- Noise-cancelling is excellent
- Sound quality is better than 2nd-gen AirPods
- Very comfortable
- Battery life isn't great
- Physical controls are unreliable
What surprised me the most about Apple’s AirPods Pro is how comfortable the noise-cancelling headphones are in my ears.
I’ve tried several brands, but in-ear headphones have always felt like an insect burrowing into my ear canal. I’ve been told I’m not using the correct-sized tips despite having tried various sizes, or that the uncomfortable pressure sensation I experience is normal.
While I’ve spent time with in-ear earbuds like Samsung’s Galaxy Buds and Sony’s superb WF-1000XM3s, I’ve always found that I wasn’t able to keep either pair in my ears for long before they became unbearable.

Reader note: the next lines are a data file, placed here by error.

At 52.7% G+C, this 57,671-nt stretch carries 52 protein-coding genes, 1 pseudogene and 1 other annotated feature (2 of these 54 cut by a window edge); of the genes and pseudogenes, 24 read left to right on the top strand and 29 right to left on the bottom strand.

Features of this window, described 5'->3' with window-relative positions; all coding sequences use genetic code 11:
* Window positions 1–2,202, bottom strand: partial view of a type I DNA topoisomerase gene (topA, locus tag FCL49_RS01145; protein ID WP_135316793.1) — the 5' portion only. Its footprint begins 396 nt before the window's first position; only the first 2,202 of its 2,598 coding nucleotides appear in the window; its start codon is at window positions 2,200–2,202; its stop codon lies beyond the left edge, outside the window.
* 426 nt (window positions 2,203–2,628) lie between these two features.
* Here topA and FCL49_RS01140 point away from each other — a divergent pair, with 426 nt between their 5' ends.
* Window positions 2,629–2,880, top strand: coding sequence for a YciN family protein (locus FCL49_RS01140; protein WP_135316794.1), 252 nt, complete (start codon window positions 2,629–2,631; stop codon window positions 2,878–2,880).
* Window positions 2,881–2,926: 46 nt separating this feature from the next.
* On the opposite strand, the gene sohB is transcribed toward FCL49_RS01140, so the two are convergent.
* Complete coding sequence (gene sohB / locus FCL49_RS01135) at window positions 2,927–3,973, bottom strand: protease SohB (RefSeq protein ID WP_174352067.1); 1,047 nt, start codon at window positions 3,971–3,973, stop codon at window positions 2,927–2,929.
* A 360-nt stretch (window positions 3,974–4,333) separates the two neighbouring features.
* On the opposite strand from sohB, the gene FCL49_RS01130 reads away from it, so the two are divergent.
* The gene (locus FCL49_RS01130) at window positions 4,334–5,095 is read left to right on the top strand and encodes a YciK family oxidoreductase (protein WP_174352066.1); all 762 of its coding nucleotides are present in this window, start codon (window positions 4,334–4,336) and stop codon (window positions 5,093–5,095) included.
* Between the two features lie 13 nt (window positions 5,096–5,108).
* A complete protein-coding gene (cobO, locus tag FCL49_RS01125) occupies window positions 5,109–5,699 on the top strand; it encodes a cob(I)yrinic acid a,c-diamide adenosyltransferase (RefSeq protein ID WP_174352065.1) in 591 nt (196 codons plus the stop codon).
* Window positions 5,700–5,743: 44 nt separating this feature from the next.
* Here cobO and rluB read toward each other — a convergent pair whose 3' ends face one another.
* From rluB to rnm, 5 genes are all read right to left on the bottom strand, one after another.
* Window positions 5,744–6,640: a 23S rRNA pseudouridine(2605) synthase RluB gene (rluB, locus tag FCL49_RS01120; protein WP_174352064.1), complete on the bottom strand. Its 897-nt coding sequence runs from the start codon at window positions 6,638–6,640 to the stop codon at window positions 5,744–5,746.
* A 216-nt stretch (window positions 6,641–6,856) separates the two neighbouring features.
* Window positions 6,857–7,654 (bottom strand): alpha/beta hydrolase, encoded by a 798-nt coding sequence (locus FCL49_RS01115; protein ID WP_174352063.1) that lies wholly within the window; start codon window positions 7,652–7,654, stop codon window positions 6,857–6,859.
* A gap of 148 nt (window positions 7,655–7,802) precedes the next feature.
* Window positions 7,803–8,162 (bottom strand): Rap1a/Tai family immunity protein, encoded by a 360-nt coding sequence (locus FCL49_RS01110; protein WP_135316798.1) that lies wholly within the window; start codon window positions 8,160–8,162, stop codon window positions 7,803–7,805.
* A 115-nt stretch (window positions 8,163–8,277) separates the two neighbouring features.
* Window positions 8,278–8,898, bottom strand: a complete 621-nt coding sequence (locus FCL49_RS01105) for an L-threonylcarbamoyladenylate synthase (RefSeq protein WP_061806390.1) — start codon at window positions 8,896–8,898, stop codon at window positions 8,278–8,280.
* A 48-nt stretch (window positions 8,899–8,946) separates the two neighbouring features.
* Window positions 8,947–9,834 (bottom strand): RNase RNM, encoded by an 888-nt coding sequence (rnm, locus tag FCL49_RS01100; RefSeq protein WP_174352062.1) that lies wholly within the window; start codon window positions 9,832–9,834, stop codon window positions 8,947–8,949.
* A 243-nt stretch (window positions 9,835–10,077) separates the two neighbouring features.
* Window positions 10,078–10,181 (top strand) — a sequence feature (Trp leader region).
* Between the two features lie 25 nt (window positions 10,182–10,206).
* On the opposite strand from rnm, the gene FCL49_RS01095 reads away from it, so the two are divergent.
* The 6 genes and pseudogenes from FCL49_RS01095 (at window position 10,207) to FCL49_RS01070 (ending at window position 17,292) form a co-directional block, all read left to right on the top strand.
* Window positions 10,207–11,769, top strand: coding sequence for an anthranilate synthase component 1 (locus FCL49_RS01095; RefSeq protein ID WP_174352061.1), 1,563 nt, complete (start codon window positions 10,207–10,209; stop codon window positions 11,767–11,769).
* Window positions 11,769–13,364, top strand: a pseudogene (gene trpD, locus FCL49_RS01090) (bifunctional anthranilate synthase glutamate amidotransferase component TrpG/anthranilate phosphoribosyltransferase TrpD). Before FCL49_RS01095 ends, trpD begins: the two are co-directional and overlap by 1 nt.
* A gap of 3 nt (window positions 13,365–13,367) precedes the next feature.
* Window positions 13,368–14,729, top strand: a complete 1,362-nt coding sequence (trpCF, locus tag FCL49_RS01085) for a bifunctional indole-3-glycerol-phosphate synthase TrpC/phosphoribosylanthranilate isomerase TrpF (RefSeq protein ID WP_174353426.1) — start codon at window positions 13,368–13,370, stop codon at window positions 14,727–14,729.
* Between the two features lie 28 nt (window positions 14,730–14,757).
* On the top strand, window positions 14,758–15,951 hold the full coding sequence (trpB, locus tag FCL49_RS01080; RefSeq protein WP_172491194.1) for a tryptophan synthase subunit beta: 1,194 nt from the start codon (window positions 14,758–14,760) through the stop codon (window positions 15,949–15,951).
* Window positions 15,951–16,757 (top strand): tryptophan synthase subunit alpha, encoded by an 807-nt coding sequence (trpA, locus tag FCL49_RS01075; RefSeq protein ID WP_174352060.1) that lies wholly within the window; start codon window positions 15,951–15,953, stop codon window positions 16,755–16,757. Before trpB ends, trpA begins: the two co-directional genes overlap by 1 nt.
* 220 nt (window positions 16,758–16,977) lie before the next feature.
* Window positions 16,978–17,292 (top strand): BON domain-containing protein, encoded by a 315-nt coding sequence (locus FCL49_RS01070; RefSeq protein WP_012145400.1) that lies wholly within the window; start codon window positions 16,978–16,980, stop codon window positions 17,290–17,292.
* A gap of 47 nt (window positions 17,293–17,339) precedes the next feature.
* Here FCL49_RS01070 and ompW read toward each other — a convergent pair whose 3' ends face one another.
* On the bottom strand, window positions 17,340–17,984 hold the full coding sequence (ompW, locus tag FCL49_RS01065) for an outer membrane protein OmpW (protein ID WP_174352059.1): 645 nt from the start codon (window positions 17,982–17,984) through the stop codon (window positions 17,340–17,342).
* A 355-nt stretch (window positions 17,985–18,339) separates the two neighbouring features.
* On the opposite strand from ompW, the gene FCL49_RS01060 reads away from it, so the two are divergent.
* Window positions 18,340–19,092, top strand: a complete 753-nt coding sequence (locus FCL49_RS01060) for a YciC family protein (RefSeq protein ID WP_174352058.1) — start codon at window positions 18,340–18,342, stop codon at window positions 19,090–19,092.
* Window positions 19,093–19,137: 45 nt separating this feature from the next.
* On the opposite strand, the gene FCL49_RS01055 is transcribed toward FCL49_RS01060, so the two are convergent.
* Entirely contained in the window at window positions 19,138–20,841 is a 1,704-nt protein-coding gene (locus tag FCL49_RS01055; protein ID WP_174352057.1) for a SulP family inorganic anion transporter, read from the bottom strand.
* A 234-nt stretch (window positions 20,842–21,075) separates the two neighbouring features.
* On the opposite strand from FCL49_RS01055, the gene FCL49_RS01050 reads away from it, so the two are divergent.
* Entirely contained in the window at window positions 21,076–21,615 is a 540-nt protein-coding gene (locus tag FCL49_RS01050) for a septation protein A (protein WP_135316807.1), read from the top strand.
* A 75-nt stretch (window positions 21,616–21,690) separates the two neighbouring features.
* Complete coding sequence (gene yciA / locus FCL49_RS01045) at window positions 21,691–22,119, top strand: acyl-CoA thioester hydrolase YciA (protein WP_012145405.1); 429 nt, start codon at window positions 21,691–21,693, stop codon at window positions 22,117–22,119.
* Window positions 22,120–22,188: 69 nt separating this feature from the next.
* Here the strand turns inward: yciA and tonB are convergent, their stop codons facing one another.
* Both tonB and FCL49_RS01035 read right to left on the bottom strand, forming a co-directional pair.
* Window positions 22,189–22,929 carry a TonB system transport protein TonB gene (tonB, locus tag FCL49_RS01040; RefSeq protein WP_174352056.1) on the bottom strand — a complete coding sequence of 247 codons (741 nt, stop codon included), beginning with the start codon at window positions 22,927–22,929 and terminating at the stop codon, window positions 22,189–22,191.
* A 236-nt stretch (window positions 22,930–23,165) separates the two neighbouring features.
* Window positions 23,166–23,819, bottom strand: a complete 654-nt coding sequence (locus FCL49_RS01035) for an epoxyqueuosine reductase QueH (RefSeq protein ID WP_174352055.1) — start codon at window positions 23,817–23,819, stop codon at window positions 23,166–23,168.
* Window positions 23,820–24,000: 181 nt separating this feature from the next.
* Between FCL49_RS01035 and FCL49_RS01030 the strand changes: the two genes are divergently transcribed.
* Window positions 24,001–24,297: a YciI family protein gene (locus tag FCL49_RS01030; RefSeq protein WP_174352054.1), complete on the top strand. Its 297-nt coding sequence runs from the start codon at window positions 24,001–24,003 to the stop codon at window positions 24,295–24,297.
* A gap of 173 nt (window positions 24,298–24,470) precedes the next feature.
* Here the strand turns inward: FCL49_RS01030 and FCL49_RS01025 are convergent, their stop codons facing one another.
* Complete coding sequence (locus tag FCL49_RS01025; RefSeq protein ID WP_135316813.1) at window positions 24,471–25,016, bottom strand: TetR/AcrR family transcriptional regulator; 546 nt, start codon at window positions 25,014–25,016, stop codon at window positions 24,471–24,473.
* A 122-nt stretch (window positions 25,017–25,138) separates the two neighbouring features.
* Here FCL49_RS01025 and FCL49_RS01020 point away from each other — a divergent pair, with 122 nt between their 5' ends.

Apple’s new AirPods Pro solve this issue. Even after wearing the new earbuds for roughly five hours straight, they remained comfortable.
There are other improvements over the 2nd-generation AirPods as well, including impressive active noise-cancelling and better sound quality. Regardless of if I was listening to music and podcasts, or watching videos, Apple’s new premium earbuds always sounded crisp and featured a surprising amount of bass — especially for earbuds.
The AirPods Pro aren’t without issues, though. For one, they’re pricey, coming in at an expensive $329, and they don’t sound significantly better than competing wireless earbuds.
The main question surrounding Apple’s AirPods Pro is how they compare to the soon-to-be-released competition, including Microsoft’s upcoming Surface Buds, Google’s Pixel Buds and even Amazon’s Echo Buds.
It’s worth noting that while I expect all of the above wireless earbuds to launch here eventually, specific Canadian release dates have not yet been revealed for any of them.
Impressive active noise-cancelling
A critical factor to keep in mind with Apple’s AirPods Pro is the wireless earbuds’ active noise-cancelling.